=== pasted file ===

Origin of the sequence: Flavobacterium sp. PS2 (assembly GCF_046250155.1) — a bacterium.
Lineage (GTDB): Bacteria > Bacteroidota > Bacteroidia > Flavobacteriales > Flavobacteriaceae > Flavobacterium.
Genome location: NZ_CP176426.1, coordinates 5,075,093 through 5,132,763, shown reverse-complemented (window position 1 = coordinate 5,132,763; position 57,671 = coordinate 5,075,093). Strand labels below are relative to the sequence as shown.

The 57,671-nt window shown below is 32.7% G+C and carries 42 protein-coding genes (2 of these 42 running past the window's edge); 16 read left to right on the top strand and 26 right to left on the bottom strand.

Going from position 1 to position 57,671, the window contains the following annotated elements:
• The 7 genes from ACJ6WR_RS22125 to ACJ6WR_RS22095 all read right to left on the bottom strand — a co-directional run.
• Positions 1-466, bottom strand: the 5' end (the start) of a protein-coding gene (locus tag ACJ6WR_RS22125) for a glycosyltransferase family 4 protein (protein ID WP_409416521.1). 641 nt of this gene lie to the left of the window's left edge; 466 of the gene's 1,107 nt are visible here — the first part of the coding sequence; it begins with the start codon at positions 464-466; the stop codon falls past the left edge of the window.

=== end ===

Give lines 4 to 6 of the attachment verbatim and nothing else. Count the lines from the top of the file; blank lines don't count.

The 57,671-nt window shown below is 32.7% G+C and carries 42 protein-coding genes (2 of these 42 running past the window's edge); 16 read left to right on the top strand and 26 right to left on the bottom strand.

Going from position 1 to position 57,671, the window contains the following annotated elements:
• The 7 genes from ACJ6WR_RS22125 to ACJ6WR_RS22095 all read right to left on the bottom strand — a co-directional run.